Codeine stock management for wholesalers, sponsors and retail pharmacies

Related information

13 September 2017

Disclaimer

The information on this website is presented by the Therapeutic Goods Administration (TGA) for the purpose of disseminating information free of charge for the benefit of the public.

While the Commonwealth has exercised due care in ensuring the accuracy, currency and completeness of the information provided, it is not legislative in nature and should not be taken to be statements of any law, policy or regulation.

This document relates to the up-scheduling of codeine-containing medicines only.

Introduction

On 20 December 2016 the Department of Health, through the Therapeutic Goods Administration (TGA), announced that over-the-counter (OTC) medicines containing low dose codeine will become prescription-only medicines from 1 February 2018. All medicines that contain low-dose codeine will be up-scheduled from Schedules 2 and 3 to Schedule 4 (Prescription Only Medicines).

The following codeine-containing medicines will no longer be available without a prescription:

  • Codeine-containing combination analgesics; and
  • Codeine-containing cough, cold and flu medicines.

Retail pharmacies

Supply of codeine-containing medicines after 1 February 2018 when the product is not cancelled on the Australian Register of Therapeutic Goods

All States and Territories have agreed that Schedule 2 and 3 codeine-containing medicines that have been rescheduled to Schedule 4 prescription medicines and are in a retail pharmacy after 1 February 2018 can be dispensed after 1 February 2018 on prescription for a maximum period of 9 months (i.e. until 31 October 2018) or until the end of the shelf life, whichever is earlier, provided there is:

  • A valid prescription;
  • The stock is stored in the dispensary; and
  • Any specific State or Territory requirements are adhered to.

Contact your relevant State or Territory medicines á poisons regulation unit for more information regarding the requirements in your State or Territory.

Supply of codeine-containing medicines after 1 February 2018 when the product is cancelled on the Australian Register of Therapeutic Goods

Under the Therapeutic Goods Act 1989 (the Act), if an Australian Register of Therapeutic Goods (ARTG) entry for a product is cancelled, that product may continue to be supplied by a retailer (assuming the retailer is not a sponsor or selling wholesaler), if the goods were already available for retail sale at the date of cancellation of those products from the ARTG.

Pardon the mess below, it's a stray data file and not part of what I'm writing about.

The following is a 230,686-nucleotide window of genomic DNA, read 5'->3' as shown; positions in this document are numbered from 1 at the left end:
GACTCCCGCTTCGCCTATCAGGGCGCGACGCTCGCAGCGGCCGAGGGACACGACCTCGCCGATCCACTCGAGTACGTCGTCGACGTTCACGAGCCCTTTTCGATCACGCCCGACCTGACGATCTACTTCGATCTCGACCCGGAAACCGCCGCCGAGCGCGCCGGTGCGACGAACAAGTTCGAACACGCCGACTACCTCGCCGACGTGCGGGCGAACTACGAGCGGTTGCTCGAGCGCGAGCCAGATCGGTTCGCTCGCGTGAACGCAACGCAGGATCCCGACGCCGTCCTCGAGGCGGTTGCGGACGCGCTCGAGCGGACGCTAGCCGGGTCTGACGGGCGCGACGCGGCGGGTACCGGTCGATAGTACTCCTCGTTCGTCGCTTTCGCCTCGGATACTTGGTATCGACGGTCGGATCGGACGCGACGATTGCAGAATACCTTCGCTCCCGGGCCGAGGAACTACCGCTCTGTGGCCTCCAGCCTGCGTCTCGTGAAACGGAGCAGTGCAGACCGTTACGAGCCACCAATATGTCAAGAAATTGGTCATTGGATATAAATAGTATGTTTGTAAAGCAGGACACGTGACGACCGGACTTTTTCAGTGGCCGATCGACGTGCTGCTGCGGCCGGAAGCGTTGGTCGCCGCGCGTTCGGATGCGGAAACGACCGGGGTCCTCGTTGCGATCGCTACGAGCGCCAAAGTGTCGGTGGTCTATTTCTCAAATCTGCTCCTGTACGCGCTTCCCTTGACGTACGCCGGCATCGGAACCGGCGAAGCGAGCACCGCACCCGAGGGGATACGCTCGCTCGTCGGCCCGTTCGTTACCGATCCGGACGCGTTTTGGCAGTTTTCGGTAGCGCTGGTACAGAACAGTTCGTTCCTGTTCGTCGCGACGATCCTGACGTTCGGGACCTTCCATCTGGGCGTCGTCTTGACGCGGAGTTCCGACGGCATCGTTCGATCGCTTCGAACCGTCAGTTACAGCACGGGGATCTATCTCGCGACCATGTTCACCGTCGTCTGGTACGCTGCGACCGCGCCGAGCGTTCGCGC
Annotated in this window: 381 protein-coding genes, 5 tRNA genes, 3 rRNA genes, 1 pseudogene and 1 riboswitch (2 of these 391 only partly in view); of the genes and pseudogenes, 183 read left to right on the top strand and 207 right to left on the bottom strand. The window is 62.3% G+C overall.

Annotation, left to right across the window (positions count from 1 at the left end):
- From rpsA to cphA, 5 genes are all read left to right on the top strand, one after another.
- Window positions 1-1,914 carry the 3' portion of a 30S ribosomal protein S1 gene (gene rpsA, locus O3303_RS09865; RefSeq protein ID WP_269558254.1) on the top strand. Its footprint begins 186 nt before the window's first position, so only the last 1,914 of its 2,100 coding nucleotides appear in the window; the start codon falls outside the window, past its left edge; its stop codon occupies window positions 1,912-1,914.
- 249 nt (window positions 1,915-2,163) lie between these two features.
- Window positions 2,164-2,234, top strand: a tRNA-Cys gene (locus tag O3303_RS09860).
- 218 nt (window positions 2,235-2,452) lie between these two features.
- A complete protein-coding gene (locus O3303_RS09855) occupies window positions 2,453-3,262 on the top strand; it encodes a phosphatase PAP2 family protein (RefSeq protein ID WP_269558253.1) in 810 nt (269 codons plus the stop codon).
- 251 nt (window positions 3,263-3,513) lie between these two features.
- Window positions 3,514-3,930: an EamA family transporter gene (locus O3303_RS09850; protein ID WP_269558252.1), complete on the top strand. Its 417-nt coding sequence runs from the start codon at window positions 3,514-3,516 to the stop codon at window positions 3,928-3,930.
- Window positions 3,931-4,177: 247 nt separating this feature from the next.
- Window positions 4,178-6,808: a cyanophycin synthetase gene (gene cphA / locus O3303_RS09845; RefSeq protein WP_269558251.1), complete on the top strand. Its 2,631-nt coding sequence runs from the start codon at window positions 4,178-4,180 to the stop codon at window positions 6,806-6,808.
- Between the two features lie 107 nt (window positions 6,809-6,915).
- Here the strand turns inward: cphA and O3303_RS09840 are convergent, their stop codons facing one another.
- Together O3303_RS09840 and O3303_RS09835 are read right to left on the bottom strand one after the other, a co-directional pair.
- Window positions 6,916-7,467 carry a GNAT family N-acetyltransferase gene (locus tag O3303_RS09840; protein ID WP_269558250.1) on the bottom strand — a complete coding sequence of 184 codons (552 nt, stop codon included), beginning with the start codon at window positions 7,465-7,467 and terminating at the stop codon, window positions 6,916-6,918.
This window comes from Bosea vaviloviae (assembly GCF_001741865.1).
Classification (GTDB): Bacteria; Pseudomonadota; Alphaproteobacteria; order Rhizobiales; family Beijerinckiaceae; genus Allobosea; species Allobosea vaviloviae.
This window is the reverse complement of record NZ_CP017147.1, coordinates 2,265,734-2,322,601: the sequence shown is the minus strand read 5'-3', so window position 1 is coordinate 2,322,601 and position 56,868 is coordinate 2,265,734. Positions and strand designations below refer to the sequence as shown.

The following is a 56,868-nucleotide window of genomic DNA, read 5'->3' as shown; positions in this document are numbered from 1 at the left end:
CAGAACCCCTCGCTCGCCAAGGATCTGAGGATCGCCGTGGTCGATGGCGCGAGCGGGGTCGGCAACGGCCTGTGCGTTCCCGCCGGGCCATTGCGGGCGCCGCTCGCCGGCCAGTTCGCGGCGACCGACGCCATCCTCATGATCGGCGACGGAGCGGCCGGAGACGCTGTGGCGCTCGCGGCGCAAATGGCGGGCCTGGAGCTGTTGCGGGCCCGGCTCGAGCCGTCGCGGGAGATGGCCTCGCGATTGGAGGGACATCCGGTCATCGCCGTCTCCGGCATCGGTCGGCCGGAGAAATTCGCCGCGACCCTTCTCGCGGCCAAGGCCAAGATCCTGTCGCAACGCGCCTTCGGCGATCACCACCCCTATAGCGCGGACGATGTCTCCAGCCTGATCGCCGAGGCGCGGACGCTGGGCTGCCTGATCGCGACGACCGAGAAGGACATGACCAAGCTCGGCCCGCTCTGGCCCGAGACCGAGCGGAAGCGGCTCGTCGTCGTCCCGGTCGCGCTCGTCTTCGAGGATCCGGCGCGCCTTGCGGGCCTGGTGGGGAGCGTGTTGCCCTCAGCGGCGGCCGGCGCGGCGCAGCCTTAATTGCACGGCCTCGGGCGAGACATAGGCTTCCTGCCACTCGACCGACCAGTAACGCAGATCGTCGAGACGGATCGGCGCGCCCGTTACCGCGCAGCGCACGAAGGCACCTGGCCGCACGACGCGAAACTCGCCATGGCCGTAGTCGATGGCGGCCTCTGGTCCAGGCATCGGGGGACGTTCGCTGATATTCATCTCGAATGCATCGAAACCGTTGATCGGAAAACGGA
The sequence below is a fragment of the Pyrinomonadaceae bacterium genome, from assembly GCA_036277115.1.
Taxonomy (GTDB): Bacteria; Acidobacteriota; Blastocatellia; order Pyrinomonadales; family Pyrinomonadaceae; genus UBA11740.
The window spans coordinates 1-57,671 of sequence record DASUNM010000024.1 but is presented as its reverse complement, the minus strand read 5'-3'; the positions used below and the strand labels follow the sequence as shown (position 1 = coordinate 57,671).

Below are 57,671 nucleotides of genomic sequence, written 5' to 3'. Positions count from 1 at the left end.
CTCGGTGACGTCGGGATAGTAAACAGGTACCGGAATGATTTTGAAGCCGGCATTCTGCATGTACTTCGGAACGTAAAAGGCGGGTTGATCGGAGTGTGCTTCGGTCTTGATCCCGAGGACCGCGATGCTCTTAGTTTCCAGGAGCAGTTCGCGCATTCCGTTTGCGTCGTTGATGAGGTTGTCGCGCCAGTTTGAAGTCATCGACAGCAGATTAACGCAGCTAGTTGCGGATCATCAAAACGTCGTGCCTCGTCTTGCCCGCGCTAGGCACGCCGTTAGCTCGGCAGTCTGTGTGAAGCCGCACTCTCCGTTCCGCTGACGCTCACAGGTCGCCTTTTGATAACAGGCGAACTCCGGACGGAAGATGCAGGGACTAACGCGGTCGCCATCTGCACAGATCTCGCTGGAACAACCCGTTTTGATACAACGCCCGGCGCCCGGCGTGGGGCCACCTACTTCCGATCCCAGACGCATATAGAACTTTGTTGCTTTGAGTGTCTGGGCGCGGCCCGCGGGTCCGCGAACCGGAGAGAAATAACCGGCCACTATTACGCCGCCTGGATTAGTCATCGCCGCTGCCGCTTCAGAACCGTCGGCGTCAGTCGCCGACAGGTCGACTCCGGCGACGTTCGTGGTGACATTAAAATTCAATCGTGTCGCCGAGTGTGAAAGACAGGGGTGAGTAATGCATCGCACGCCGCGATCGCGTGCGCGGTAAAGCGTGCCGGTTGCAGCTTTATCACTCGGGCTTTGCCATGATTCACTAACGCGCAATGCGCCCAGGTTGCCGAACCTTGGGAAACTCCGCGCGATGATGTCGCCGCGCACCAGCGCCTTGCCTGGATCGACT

However, please note that the regulation of therapeutic goods is a co-regulatory scheme with the States and Territories. A person dealing with therapeutic goods must comply with all Commonwealth and State laws. You should review the relevant State laws carefully as in some States it is a criminal offence to supply therapeutic goods by retail unless the goods are included in the ARTG.

All States and Territories have agreed that any stock remaining on retail pharmacy shelves of OTC codeine-containing medicines (Schedules 2 and 3) that are cancelled from the ARTG before 1 February 2018 can be dispensed after 1 February 2018 on prescription as a Schedule 4 medicine in a retail pharmacy for a maximum period of 9 months (i.e. until 31 October 2018) or until the end of the shelf life, whichever is earlier.

It is the responsibility of the pharmacist to ensure that all of the legislative requirements are met.

Contact your relevant State or Territory medicines á poisons regulation unit for more information regarding the requirements in your State or Territory.

For wholesalers and sponsors

It is an offence under the Act for a sponsor to import, export, manufacture or supply a product that is a therapeutic good in Australia unless the product is included in the ARTG or is otherwise exempt from the requirement to be included in the ARTG, or is the subject of an approval or authority under the Act.

It is also an offence under the Act for a person to supply therapeutic goods by wholesale if the goods are not included in the ARTG (unless they are exempt goods).

Therefore once an ARTG entry is cancelled, any future export or introduction of the product into the market (via import, or manufacture and supply) by that product's sponsor or wholesaler may be a breach of the Act.

For more information visit Selling and advertising of cancelled listed medicines: Questions and answers.